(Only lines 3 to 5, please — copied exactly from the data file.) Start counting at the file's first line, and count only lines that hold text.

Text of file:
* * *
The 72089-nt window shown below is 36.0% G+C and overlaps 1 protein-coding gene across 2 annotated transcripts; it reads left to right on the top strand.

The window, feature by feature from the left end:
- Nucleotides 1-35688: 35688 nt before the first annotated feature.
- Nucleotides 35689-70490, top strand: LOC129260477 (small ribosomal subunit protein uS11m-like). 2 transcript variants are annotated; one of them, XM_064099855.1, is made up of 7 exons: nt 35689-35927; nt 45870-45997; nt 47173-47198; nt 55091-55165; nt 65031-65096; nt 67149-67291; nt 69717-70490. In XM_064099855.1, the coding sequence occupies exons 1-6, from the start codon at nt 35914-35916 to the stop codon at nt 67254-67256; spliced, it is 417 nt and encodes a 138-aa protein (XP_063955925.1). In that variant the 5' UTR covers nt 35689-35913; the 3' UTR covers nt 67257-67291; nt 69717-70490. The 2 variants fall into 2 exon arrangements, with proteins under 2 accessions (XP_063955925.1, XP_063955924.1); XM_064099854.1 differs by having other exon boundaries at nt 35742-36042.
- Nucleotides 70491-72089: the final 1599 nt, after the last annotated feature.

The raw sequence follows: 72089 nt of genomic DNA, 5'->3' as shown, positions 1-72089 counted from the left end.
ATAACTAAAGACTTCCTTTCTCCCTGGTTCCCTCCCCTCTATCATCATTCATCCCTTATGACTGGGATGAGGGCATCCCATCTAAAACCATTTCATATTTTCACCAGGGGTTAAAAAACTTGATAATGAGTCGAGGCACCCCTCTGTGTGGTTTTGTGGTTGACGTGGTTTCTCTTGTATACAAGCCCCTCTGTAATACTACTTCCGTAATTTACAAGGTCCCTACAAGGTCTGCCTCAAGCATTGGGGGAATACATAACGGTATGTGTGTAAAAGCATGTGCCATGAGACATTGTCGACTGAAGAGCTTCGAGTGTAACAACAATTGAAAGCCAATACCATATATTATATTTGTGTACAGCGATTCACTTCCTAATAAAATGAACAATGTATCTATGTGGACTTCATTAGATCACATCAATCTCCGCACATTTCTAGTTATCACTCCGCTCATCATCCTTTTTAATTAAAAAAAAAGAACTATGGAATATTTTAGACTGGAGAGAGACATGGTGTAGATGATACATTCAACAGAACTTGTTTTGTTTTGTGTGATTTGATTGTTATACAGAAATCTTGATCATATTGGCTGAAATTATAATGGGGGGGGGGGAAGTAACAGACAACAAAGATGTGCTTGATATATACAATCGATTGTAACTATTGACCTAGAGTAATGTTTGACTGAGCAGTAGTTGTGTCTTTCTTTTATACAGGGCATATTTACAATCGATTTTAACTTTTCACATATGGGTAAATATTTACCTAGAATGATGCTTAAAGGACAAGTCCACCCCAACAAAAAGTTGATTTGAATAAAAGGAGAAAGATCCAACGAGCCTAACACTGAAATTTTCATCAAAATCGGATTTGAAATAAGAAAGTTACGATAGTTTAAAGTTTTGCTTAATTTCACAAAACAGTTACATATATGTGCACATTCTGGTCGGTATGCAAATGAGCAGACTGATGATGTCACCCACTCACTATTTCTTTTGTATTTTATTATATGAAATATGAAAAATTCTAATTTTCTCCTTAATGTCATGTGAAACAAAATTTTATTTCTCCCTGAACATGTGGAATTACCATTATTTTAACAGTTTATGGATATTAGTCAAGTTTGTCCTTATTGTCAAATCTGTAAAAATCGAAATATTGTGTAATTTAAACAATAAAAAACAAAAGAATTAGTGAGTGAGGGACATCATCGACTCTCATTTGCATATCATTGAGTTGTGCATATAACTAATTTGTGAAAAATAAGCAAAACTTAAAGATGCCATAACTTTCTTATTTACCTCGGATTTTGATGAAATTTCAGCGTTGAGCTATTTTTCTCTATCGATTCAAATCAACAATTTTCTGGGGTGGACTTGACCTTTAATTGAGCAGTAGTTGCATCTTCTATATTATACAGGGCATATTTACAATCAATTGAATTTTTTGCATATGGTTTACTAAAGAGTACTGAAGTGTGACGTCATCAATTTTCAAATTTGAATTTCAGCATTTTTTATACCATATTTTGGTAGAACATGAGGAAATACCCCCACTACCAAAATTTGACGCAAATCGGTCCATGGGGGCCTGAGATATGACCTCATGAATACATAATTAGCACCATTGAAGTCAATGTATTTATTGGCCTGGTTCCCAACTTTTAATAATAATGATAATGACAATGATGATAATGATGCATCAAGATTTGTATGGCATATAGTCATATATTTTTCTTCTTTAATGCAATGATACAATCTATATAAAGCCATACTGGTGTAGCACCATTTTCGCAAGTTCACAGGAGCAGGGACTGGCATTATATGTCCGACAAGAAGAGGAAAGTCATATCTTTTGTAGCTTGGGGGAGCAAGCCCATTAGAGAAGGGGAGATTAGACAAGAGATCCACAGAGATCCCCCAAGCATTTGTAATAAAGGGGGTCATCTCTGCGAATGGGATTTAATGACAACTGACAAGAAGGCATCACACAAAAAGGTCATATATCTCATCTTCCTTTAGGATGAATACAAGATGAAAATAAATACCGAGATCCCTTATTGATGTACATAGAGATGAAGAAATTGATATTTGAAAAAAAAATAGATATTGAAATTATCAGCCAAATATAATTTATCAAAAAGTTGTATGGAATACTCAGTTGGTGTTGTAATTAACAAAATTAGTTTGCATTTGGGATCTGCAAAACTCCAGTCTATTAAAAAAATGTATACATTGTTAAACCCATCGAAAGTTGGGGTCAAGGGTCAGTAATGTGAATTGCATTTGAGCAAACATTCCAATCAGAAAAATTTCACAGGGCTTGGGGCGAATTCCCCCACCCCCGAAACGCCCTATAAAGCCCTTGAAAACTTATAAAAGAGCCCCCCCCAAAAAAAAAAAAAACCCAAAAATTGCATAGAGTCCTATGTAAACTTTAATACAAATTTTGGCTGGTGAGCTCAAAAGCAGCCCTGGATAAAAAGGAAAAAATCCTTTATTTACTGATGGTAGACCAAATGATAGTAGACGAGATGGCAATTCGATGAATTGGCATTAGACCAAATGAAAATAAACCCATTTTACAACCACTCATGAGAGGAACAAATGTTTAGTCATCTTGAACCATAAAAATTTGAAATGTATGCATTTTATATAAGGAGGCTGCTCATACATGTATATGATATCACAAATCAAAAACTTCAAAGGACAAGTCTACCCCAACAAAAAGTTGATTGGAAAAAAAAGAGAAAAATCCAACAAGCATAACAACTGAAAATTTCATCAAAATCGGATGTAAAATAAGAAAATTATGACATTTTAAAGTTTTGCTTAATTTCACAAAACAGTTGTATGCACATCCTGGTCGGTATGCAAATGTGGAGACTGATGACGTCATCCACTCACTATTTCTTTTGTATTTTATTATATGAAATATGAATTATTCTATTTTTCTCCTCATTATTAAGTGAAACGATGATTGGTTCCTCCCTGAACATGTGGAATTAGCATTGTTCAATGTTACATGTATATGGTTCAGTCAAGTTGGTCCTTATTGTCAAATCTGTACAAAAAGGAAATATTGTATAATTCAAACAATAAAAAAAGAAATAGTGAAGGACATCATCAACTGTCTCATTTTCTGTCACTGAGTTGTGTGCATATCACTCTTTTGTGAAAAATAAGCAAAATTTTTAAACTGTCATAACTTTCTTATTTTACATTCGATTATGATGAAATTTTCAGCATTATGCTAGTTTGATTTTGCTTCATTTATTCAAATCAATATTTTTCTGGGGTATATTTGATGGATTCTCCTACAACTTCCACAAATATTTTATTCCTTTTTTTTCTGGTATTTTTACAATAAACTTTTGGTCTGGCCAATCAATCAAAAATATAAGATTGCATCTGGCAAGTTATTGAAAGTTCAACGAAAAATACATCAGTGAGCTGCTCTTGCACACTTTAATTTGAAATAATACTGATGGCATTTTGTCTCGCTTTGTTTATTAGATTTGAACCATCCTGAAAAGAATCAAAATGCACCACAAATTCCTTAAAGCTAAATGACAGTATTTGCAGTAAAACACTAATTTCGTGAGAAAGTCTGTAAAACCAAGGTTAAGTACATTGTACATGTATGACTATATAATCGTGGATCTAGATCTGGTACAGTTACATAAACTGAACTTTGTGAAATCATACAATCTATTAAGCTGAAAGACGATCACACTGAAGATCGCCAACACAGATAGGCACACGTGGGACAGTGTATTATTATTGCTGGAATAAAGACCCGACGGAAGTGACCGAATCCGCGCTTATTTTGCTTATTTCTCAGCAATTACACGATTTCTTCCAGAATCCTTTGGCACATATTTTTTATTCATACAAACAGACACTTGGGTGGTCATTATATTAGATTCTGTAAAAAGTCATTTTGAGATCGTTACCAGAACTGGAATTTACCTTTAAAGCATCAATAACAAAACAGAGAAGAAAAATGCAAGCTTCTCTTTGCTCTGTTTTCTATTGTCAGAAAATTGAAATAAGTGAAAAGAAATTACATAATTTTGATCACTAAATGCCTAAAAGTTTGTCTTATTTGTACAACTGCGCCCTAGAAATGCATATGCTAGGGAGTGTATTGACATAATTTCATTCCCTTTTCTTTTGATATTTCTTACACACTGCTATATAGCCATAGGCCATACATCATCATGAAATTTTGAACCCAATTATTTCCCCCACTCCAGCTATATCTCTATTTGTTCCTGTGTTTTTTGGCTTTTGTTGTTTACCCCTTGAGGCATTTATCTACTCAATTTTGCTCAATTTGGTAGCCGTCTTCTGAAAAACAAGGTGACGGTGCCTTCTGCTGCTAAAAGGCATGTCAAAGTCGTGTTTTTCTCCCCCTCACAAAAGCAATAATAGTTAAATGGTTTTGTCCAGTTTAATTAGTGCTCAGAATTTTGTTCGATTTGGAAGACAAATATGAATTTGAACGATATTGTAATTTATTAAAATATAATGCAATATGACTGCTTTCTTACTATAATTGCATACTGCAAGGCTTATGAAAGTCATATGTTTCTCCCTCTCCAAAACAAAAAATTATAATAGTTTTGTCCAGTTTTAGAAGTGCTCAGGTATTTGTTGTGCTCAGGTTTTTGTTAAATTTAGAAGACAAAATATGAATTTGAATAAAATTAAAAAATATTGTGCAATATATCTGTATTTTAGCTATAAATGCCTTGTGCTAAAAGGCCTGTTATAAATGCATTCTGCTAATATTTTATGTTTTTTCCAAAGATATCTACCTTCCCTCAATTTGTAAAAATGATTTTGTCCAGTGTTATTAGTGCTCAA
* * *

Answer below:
- Nucleotides 1-35688: 35688 nt before the first annotated feature.
- Nucleotides 35689-70490, top strand: LOC129260477 (small ribosomal subunit protein uS11m-like). 2 transcript variants are annotated; one of them, XM_064099855.1, is made up of 7 exons: nt 35689-35927; nt 45870-45997; nt 47173-47198; nt 55091-55165; nt 65031-65096; nt 67149-67291; nt 69717-70490. In XM_064099855.1, the coding sequence occupies exons 1-6, from the start codon at nt 35914-35916 to the stop codon at nt 67254-67256; spliced, it is 417 nt and encodes a 138-aa protein (XP_063955925.1). In that variant the 5' UTR covers nt 35689-35913; the 3' UTR covers nt 67257-67291; nt 69717-70490. The 2 variants fall into 2 exon arrangements, with proteins under 2 accessions (XP_063955925.1, XP_063955924.1); XM_064099854.1 differs by having other exon boundaries at nt 35742-36042.
- Nucleotides 70491-72089: the final 1599 nt, after the last annotated feature.